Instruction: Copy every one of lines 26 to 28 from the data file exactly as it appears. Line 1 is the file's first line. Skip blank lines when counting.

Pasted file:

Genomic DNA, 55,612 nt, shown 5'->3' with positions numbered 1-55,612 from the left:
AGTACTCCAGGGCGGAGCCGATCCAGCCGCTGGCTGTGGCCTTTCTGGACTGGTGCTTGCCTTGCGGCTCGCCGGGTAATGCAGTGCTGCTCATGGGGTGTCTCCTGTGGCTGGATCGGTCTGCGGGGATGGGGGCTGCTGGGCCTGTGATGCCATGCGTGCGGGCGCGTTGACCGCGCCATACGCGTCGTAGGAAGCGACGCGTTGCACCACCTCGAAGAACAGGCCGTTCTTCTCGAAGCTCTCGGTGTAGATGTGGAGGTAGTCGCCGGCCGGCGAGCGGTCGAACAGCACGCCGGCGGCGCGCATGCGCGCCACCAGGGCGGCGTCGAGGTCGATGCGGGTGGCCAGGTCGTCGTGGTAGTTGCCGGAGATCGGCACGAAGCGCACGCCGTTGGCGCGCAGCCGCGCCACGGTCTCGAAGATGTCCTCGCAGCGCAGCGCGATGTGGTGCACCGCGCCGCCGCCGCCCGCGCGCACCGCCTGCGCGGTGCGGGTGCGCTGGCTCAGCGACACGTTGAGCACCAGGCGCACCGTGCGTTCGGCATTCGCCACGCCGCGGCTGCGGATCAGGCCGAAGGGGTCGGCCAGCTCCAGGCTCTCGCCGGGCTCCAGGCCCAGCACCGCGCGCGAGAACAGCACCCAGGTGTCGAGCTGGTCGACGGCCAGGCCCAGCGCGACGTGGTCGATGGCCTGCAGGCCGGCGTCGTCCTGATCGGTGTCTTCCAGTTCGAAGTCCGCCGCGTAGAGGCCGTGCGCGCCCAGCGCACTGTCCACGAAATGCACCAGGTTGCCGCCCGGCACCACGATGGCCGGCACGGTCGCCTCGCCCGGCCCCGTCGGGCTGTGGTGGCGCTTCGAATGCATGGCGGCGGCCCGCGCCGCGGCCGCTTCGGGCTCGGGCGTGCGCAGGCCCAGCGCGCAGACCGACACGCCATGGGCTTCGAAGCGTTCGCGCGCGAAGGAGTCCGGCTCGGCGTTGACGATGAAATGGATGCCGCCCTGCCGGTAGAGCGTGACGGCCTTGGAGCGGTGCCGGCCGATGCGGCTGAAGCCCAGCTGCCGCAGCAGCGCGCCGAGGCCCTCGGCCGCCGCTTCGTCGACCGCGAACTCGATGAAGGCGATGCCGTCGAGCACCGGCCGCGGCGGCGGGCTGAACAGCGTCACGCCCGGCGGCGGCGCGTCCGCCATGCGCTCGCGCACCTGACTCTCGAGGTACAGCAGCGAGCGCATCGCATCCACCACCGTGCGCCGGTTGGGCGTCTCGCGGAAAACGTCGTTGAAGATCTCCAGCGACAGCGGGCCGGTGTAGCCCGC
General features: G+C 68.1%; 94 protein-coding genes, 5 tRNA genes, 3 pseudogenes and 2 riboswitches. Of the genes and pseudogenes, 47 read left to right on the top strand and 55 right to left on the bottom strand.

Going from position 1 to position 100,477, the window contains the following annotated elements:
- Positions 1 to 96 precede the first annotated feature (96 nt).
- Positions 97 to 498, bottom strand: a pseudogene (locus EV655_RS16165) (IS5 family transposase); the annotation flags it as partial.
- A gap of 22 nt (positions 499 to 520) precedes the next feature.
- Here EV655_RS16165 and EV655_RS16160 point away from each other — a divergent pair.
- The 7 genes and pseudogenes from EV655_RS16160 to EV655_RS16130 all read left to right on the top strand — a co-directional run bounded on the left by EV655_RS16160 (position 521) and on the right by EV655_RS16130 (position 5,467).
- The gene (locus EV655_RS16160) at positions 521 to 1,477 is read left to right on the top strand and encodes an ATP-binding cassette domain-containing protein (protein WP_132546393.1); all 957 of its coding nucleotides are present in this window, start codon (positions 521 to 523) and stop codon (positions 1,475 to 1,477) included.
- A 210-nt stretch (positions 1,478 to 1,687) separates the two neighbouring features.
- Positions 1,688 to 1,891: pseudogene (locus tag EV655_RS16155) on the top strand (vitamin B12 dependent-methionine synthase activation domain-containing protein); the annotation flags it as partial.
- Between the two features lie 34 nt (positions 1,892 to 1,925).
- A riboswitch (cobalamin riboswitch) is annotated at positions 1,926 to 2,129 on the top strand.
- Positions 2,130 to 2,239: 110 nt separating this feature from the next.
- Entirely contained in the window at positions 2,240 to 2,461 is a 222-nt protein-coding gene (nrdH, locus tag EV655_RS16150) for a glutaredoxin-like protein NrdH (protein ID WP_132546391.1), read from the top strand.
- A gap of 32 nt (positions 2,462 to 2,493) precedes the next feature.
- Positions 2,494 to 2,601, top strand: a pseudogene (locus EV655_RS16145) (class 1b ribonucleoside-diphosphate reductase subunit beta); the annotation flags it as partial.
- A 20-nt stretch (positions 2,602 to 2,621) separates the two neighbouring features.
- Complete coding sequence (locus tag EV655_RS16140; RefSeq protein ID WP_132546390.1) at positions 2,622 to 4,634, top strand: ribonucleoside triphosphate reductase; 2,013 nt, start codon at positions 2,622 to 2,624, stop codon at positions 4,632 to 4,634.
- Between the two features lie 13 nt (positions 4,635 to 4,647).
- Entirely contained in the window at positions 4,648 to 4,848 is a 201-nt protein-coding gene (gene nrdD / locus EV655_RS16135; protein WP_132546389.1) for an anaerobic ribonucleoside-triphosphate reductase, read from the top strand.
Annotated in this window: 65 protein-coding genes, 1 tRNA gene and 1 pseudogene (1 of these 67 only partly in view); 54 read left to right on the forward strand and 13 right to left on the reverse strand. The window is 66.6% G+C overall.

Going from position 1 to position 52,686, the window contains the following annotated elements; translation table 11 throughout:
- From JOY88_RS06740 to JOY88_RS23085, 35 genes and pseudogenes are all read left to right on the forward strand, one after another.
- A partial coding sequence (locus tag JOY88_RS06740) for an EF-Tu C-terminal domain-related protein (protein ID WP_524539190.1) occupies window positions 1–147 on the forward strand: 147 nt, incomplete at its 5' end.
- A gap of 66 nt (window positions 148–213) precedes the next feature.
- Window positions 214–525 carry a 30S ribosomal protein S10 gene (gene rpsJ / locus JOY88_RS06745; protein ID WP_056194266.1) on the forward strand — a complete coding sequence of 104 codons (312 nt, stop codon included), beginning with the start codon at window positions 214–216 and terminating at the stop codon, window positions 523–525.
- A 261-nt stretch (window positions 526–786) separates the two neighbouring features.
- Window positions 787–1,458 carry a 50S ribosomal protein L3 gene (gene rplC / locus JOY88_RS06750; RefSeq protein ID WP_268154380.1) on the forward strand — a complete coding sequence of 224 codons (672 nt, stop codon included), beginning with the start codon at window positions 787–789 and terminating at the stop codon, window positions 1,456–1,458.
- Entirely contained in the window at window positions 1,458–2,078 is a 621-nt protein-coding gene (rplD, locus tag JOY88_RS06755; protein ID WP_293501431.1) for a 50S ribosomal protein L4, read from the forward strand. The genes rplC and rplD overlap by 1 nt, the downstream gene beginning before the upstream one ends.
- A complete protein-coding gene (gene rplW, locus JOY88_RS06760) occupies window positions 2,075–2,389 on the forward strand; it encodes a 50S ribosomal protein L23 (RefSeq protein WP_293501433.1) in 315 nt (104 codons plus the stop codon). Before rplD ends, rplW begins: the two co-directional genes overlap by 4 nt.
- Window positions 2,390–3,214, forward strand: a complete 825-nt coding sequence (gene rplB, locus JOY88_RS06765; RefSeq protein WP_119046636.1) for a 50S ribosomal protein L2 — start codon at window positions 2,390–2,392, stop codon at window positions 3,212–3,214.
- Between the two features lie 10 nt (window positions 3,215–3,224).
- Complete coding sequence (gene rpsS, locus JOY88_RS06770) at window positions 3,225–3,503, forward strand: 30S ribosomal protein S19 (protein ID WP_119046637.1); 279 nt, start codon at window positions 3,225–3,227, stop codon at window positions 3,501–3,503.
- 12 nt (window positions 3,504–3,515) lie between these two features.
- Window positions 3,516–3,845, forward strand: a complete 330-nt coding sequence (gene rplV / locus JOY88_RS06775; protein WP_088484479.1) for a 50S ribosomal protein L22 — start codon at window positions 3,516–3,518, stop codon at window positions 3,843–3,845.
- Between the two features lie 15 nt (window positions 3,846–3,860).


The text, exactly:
- A partial coding sequence (locus tag JOY88_RS06740) for an EF-Tu C-terminal domain-related protein (protein ID WP_524539190.1) occupies window positions 1–147 on the forward strand: 147 nt, incomplete at its 5' end.
- A gap of 66 nt (window positions 148–213) precedes the next feature.
- Window positions 214–525 carry a 30S ribosomal protein S10 gene (gene rpsJ / locus JOY88_RS06745; protein ID WP_056194266.1) on the forward strand — a complete coding sequence of 104 codons (312 nt, stop codon included), beginning with the start codon at window positions 214–216 and terminating at the stop codon, window positions 523–525.